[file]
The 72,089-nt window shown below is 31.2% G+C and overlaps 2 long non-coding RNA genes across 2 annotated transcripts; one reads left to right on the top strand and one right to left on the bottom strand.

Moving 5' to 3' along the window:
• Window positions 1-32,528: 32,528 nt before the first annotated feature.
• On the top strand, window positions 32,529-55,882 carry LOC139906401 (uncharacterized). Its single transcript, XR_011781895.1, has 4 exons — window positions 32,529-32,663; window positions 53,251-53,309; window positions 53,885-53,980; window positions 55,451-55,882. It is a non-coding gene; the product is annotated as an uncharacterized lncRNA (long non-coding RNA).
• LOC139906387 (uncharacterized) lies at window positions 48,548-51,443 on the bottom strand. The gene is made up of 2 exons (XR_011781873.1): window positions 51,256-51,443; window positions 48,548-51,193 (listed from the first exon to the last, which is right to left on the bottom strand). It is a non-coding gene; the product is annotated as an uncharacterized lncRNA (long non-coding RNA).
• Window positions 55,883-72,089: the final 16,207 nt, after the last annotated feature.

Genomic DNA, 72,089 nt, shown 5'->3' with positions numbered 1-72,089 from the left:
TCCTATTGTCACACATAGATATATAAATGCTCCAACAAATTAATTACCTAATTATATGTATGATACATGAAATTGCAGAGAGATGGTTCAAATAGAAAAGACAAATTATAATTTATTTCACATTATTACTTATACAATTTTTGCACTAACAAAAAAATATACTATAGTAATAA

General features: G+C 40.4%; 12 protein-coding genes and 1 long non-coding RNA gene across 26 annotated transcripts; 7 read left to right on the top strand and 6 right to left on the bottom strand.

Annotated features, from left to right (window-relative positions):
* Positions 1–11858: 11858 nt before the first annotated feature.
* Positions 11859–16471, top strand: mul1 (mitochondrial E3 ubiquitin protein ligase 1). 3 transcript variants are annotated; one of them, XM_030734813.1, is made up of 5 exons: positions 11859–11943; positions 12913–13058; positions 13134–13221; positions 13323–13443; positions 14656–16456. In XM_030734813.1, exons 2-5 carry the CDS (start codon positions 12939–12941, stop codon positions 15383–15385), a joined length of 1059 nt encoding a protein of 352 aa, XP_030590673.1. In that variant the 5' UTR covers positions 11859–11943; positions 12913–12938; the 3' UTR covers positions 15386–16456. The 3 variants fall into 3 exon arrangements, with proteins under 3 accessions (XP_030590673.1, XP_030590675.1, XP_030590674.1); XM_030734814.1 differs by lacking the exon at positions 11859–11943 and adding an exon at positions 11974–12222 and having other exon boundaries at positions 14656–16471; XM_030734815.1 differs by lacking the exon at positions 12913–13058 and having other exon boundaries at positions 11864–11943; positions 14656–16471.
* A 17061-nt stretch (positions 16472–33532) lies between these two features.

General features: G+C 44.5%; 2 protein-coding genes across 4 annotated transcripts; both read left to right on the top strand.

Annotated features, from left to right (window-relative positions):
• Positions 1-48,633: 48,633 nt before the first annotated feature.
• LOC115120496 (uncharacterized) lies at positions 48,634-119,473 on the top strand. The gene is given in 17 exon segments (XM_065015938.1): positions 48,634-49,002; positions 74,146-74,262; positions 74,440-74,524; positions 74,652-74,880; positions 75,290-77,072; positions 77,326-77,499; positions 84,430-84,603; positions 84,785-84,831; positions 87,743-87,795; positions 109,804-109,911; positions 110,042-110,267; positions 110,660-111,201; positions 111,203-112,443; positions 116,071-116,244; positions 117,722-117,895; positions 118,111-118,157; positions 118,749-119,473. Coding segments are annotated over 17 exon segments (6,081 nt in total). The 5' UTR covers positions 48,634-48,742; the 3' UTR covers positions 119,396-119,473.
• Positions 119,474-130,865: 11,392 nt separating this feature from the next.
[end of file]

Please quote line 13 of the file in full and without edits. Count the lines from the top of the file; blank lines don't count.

* A 17061-nt stretch (positions 16472–33532) lies between these two features.